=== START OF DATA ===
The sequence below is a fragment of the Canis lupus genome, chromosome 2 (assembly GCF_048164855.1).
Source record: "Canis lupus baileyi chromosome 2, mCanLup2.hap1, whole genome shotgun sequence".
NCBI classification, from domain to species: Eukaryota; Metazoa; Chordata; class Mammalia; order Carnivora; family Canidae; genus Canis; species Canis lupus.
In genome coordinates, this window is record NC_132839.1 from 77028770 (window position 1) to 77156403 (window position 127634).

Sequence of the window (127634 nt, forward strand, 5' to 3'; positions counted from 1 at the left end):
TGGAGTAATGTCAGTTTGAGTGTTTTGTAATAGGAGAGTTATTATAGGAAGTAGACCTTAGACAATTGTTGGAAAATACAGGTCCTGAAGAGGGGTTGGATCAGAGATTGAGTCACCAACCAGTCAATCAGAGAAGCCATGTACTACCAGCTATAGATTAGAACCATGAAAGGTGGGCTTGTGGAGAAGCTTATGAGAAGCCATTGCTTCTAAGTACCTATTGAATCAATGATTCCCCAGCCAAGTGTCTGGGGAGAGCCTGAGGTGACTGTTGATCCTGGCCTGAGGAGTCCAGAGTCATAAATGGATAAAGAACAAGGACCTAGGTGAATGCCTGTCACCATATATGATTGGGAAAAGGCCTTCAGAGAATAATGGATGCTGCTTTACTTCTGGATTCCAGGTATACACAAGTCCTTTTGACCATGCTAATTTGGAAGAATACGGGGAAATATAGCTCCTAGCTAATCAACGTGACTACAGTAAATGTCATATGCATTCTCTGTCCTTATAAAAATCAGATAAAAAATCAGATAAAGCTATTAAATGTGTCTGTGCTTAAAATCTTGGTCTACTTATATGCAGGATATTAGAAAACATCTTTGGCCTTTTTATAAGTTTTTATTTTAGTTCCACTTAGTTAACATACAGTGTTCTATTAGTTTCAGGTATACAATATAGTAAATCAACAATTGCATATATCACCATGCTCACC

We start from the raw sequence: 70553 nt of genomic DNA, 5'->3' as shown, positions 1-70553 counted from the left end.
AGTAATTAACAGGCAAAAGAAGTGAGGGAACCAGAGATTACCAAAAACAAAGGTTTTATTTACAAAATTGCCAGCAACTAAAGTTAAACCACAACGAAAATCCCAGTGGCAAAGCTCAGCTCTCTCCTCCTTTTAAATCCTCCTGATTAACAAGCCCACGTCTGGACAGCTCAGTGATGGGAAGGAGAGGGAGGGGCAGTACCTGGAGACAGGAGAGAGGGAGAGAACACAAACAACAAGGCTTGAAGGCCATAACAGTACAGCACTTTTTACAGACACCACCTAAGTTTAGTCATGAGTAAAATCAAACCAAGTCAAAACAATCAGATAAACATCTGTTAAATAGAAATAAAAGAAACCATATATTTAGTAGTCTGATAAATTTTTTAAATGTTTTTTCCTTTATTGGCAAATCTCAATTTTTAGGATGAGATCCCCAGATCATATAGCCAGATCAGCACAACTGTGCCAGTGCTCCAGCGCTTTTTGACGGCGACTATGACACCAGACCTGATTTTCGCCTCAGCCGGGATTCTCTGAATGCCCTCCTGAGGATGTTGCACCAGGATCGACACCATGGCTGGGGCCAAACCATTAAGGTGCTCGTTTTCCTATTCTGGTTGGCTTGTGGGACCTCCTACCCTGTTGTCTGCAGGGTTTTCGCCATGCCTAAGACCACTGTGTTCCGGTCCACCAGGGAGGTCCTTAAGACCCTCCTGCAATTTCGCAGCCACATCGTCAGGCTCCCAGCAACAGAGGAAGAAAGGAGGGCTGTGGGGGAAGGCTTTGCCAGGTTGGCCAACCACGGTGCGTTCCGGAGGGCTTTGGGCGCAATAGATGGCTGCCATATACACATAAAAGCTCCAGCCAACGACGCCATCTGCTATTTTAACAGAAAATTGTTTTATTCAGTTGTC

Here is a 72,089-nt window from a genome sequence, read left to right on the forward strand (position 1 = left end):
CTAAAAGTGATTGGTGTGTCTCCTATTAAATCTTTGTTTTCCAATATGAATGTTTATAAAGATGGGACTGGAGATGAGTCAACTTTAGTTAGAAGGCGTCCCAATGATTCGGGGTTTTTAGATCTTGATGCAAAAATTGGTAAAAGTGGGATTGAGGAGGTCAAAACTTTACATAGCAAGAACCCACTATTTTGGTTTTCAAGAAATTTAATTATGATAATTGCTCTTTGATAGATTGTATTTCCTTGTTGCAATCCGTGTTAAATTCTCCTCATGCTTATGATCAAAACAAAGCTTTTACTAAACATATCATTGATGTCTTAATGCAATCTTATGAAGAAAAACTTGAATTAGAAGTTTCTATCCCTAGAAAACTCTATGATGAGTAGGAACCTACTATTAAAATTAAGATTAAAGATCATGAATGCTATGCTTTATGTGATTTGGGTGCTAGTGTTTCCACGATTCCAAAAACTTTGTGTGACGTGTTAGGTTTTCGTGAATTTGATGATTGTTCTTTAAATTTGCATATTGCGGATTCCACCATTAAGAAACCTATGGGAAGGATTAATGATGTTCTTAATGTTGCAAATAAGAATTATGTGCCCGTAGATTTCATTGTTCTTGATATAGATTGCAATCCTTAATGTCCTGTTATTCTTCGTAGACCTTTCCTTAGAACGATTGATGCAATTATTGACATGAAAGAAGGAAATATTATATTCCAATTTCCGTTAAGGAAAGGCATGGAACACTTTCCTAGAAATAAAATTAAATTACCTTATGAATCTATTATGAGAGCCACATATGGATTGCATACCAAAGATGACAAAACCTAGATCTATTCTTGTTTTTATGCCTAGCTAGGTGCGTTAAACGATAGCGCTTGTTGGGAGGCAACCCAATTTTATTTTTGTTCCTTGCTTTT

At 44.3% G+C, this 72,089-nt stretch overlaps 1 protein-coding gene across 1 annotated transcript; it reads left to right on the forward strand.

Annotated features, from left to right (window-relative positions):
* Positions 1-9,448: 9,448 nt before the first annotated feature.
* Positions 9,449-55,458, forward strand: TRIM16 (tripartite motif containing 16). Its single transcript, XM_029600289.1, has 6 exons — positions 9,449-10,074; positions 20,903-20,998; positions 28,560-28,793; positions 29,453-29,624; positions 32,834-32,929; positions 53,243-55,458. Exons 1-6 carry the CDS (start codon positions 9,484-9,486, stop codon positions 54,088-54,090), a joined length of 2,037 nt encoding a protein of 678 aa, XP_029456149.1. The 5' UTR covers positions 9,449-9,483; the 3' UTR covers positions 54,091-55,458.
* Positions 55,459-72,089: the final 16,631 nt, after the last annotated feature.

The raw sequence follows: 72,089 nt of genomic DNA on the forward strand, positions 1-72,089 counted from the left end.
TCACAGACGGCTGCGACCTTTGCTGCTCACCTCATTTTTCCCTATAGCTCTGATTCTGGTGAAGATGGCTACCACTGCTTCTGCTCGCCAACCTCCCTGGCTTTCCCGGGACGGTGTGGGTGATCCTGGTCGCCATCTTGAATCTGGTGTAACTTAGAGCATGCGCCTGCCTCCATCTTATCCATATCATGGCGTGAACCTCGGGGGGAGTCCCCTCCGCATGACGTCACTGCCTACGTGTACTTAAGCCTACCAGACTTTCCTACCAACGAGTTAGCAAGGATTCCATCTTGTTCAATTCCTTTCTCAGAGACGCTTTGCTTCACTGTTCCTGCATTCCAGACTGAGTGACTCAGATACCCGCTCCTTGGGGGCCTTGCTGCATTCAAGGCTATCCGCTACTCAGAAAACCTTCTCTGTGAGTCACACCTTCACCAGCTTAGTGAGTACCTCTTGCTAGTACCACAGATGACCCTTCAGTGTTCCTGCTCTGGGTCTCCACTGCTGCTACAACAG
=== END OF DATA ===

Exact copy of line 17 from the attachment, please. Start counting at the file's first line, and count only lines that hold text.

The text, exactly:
TCACAGACGGCTGCGACCTTTGCTGCTCACCTCATTTTTCCCTATAGCTCTGATTCTGGTGAAGATGGCTACCACTGCTTCTGCTCGCCAACCTCCCTGGCTTTCCCGGGACGGTGTGGGTGATCCTGGTCGCCATCTTGAATCTGGTGTAACTTAGAGCATGCGCCTGCCTCCATCTTATCCATATCATGGCGTGAACCTCGGGGGGAGTCCCCTCCGCATGACGTCACTGCCTACGTGTACTTAAGCCTACCAGACTTTCCTACCAACGAGTTAGCAAGGATTCCATCTTGTTCAATTCCTTTCTCAGAGACGCTTTGCTTCACTGTTCCTGCATTCCAGACTGAGTGACTCAGATACCCGCTCCTTGGGGGCCTTGCTGCATTCAAGGCTATCCGCTACTCAGAAAACCTTCTCTGTGAGTCACACCTTCACCAGCTTAGTGAGTACCTCTTGCTAGTACCACAGATGACCCTTCAGTGTTCCTGCTCTGGGTCTCCACTGCTGCTACAACAG